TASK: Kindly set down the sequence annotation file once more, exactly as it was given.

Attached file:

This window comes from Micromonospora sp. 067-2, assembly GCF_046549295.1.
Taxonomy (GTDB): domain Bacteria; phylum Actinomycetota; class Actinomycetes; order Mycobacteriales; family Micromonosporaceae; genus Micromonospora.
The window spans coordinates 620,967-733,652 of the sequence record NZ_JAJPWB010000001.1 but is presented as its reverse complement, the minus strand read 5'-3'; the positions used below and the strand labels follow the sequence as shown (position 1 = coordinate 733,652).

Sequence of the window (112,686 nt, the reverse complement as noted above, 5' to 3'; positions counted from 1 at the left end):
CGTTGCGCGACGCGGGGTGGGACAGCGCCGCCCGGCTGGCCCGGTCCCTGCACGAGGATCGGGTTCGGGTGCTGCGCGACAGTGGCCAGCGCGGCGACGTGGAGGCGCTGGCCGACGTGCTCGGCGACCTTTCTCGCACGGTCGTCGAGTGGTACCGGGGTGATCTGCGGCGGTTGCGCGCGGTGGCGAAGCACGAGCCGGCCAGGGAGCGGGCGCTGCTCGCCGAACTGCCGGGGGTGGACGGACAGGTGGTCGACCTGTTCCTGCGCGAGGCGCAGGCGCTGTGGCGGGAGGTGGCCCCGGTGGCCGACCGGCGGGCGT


This window comes from Micromonospora sp. 067-2, assembly GCF_046549295.1.
Taxonomy (GTDB): domain Bacteria; phylum Actinomycetota; class Actinomycetes; order Mycobacteriales; family Micromonosporaceae; genus Micromonospora.
The window spans coordinates 620,967-733,652 of the sequence record NZ_JAJPWB010000001.1 but is presented as its reverse complement, the minus strand read 5'-3'; the positions used below and the strand labels follow the sequence as shown (position 1 = coordinate 733,652).

Sequence of the window (112,686 nt, the reverse complement as noted above, 5' to 3'; positions counted from 1 at the left end):
CGTTGCGCGACGCGGGGTGGGACAGCGCCGCCCGGCTGGCCCGGTCCCTGCACGAGGATCGGGTTCGGGTGCTGCGCGACAGTGGCCAGCGCGGCGACGTGGAGGCGCTGGCCGACGTGCTCGGCGACCTTTCTCGCACGGTCGTCGAGTGGTACCGGGGTGATCTGCGGCGGTTGCGCGCGGTGGCGAAGCACGAGCCGGCCAGGGAGCGGGCGCTGCTCGCCGAACTGCCGGGGGTGGACGGACAGGTGGTCGACCTGTTCCTGCGCGAGGCGCAGGCGCTGTGGCGGGAGGTGGCCCCGGTGGCCGACCGGCGGGCGT